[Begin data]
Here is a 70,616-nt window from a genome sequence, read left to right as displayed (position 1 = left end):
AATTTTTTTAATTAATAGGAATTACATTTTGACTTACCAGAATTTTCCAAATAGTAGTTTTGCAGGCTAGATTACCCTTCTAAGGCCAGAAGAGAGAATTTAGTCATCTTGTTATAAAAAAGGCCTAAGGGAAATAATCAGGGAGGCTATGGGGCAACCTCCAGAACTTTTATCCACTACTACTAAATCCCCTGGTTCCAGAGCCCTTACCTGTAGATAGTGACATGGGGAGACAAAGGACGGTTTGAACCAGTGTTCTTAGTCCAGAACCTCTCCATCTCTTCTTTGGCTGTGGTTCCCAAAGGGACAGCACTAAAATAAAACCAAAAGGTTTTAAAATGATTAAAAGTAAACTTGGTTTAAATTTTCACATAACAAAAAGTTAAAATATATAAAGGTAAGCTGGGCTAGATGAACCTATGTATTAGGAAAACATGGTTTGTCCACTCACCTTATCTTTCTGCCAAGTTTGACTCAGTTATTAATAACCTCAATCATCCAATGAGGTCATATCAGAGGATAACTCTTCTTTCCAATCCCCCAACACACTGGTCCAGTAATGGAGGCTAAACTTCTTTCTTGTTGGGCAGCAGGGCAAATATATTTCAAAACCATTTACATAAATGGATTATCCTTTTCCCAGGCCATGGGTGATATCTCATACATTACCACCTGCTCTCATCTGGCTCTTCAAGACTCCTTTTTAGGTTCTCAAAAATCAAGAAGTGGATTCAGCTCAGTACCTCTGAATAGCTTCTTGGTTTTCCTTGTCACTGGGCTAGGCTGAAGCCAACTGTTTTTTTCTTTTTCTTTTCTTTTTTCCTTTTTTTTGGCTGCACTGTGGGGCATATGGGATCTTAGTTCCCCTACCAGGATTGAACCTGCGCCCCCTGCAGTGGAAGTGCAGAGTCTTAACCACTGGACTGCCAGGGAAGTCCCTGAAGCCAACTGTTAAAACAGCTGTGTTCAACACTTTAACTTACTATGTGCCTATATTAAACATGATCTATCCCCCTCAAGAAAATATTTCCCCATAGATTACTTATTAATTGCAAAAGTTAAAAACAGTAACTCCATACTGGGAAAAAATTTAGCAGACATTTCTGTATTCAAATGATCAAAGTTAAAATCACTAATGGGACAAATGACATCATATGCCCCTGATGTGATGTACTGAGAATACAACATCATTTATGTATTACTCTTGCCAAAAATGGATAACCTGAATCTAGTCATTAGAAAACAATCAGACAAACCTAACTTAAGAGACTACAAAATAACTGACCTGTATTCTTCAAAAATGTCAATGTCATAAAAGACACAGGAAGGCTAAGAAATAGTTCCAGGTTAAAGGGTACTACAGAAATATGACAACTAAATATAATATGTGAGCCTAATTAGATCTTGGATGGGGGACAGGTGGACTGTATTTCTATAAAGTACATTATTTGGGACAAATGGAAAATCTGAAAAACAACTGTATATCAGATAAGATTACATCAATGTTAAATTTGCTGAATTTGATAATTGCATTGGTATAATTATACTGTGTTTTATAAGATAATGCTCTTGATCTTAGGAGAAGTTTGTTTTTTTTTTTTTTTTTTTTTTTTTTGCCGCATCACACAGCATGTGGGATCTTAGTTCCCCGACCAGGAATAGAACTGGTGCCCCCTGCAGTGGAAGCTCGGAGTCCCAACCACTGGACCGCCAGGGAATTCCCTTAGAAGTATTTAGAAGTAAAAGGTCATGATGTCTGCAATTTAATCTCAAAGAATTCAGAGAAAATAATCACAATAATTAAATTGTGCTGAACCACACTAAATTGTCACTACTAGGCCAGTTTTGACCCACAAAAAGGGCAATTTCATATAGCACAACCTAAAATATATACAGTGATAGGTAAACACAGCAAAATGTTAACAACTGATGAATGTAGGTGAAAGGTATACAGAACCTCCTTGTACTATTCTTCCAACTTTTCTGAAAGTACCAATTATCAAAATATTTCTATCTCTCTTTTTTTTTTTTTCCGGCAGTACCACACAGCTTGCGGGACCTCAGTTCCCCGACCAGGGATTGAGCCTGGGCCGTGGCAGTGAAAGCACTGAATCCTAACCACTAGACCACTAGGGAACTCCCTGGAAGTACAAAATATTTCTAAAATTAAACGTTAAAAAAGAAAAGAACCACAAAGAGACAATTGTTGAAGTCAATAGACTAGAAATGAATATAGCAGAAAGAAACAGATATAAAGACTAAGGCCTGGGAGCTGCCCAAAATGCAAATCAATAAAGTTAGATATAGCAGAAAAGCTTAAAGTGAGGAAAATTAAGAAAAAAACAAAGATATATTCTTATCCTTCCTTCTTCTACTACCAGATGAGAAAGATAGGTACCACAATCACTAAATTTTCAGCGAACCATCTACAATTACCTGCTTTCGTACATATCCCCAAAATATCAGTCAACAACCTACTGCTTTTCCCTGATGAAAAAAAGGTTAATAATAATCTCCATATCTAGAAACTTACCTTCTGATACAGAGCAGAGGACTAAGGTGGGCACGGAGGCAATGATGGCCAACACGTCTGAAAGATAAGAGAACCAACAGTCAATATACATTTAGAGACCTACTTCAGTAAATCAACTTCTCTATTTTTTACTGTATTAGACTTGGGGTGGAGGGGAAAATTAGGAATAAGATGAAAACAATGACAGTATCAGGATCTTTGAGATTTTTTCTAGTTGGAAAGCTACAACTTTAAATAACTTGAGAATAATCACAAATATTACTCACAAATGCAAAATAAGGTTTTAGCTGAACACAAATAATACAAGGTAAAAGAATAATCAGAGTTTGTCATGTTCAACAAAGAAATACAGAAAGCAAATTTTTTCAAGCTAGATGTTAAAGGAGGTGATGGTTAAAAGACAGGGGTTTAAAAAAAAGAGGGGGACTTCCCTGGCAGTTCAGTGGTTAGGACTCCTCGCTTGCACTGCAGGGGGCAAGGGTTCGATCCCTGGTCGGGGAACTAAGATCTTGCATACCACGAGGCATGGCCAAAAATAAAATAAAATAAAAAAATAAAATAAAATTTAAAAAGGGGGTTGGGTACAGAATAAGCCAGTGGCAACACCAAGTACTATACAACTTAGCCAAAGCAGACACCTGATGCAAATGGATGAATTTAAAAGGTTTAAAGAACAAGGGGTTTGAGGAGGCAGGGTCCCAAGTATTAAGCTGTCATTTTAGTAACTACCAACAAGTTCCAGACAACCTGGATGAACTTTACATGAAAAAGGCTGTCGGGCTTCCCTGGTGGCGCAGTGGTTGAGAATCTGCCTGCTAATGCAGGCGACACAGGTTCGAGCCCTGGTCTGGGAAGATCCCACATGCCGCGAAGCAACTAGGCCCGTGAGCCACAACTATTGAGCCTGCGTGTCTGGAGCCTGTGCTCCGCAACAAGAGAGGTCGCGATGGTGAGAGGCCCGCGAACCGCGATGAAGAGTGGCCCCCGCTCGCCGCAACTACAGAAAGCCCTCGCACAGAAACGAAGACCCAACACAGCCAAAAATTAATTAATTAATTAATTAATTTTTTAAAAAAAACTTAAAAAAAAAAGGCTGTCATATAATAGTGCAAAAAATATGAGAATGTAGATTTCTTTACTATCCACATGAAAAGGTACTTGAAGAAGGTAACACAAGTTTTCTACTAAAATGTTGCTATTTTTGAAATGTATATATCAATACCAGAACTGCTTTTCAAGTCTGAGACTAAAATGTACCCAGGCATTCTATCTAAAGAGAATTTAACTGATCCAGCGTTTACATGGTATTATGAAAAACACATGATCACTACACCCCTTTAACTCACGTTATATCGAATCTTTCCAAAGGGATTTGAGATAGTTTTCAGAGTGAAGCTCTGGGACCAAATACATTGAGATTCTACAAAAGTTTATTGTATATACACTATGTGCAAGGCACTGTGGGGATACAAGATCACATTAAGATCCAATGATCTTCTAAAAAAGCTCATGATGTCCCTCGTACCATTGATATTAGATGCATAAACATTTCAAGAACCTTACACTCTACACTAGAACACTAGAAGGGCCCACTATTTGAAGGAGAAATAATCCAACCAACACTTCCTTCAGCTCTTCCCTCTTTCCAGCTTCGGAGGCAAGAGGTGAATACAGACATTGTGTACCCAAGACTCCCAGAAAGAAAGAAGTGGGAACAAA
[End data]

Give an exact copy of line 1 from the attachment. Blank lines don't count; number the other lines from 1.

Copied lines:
Here is a 70,616-nt window from a genome sequence, read left to right as displayed (position 1 = left end):